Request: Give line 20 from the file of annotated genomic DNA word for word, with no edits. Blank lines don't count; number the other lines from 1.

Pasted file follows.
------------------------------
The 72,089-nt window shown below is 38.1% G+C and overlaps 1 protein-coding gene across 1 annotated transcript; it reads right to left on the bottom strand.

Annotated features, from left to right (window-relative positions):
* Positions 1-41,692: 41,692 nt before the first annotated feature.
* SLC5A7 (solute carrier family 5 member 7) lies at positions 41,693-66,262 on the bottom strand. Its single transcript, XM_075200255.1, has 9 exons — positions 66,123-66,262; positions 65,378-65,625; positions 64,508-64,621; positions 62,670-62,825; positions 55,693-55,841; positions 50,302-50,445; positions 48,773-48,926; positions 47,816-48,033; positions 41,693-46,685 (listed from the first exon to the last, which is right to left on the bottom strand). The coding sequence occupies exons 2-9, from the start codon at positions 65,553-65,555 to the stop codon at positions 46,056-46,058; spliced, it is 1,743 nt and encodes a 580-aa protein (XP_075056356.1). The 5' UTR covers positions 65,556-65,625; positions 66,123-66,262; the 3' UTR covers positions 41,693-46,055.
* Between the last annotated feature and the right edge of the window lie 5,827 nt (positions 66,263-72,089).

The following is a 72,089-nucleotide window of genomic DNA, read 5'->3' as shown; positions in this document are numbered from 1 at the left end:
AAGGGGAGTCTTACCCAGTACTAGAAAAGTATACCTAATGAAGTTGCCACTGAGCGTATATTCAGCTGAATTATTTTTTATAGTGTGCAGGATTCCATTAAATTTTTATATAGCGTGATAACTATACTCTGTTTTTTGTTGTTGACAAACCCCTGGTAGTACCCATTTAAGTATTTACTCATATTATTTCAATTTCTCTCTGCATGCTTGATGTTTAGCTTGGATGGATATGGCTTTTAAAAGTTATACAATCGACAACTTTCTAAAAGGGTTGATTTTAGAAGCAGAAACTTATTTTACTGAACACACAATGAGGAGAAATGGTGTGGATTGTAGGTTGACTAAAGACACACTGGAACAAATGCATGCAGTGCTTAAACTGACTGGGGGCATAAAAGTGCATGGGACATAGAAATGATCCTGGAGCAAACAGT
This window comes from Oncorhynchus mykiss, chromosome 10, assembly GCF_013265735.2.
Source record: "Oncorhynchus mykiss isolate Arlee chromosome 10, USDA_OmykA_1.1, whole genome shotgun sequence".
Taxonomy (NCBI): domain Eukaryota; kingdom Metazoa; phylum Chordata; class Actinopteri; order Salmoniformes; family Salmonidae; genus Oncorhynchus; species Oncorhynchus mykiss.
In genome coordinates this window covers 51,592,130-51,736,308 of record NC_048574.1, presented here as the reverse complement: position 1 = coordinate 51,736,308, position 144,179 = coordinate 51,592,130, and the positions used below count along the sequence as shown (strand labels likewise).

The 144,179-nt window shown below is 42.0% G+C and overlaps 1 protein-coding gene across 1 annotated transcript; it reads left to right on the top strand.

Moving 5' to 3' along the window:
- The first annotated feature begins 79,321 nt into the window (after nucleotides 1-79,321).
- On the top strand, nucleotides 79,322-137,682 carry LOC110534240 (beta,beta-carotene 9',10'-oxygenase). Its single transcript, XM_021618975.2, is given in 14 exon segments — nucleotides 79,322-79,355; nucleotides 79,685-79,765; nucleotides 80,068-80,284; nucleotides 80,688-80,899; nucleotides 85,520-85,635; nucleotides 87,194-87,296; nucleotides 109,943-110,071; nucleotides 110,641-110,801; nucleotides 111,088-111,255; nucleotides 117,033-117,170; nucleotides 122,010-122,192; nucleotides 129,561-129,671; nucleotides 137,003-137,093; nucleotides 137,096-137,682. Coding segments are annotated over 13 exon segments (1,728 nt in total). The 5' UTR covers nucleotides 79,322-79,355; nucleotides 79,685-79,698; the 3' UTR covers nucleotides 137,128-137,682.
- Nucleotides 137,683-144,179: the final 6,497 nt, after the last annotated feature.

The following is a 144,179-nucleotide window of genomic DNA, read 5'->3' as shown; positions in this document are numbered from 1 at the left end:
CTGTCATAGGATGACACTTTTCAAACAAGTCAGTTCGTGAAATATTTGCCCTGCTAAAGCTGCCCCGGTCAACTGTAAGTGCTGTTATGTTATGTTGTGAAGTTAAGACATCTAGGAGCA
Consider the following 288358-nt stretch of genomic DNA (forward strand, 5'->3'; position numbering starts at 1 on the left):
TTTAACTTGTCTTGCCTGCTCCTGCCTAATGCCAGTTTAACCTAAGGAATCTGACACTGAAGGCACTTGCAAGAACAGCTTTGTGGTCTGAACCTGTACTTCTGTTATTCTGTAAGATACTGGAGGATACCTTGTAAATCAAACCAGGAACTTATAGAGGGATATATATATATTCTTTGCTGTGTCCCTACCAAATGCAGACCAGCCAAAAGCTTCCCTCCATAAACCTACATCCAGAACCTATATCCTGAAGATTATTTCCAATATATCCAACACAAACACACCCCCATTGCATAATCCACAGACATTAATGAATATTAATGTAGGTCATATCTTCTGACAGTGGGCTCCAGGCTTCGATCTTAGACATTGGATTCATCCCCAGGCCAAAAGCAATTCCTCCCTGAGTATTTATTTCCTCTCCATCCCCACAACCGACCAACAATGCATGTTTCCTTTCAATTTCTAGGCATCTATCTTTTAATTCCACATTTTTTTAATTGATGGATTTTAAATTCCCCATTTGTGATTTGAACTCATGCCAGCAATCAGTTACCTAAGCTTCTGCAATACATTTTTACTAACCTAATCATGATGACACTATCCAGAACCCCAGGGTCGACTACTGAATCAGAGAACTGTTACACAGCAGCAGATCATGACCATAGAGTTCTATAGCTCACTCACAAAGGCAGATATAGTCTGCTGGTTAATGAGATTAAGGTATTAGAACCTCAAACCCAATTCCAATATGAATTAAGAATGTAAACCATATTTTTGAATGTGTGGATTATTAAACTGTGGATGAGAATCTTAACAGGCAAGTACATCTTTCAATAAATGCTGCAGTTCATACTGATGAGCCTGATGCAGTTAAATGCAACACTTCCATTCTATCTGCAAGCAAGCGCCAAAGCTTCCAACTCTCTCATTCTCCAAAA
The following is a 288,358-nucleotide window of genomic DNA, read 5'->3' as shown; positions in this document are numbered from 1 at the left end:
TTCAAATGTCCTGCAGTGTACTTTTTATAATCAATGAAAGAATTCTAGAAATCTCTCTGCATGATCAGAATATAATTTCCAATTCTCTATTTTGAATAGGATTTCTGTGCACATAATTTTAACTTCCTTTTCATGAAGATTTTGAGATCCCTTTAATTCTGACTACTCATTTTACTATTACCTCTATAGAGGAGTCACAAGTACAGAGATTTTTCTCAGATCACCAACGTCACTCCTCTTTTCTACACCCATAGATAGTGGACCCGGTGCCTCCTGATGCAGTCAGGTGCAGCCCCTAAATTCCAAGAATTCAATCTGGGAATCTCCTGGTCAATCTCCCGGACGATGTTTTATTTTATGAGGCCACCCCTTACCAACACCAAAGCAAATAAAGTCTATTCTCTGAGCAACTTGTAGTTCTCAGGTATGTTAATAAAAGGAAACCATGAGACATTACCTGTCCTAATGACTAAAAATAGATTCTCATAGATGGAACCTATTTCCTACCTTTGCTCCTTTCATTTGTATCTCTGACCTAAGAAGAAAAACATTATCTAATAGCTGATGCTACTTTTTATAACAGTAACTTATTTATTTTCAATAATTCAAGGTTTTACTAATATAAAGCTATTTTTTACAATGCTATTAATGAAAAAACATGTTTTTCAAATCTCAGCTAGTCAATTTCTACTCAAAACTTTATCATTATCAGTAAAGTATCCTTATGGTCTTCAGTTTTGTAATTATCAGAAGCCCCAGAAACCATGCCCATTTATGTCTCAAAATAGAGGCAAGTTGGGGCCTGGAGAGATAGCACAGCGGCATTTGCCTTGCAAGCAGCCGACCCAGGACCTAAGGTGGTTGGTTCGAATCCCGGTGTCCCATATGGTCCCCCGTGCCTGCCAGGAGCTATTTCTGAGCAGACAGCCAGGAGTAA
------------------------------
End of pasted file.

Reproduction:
TTTAACTTGTCTTGCCTGCTCCTGCCTAATGCCAGTTTAACCTAAGGAATCTGACACTGAAGGCACTTGCAAGAACAGCTTTGTGGTCTGAACCTGTACTTCTGTTATTCTGTAAGATACTGGAGGATACCTTGTAAATCAAACCAGGAACTTATAGAGGGATATATATATATTCTTTGCTGTGTCCCTACCAAATGCAGACCAGCCAAAAGCTTCCCTCCATAAACCTACATCCAGAACCTATATCCTGAAGATTATTTCCAATATATCCAACACAAACACACCCCCATTGCATAATCCACAGACATTAATGAATATTAATGTAGGTCATATCTTCTGACAGTGGGCTCCAGGCTTCGATCTTAGACATTGGATTCATCCCCAGGCCAAAAGCAATTCCTCCCTGAGTATTTATTTCCTCTCCATCCCCACAACCGACCAACAATGCATGTTTCCTTTCAATTTCTAGGCATCTATCTTTTAATTCCACATTTTTTTAATTGATGGATTTTAAATTCCCCATTTGTGATTTGAACTCATGCCAGCAATCAGTTACCTAAGCTTCTGCAATACATTTTTACTAACCTAATCATGATGACACTATCCAGAACCCCAGGGTCGACTACTGAATCAGAGAACTGTTACACAGCAGCAGATCATGACCATAGAGTTCTATAGCTCACTCACAAAGGCAGATATAGTCTGCTGGTTAATGAGATTAAGGTATTAGAACCTCAAACCCAATTCCAATATGAATTAAGAATGTAAACCATATTTTTGAATGTGTGGATTATTAAACTGTGGATGAGAATCTTAACAGGCAAGTACATCTTTCAATAAATGCTGCAGTTCATACTGATGAGCCTGATGCAGTTAAATGCAACACTTCCATTCTATCTGCAAGCAAGCGCCAAAGCTTCCAACTCTCTCATTCTCCAAAA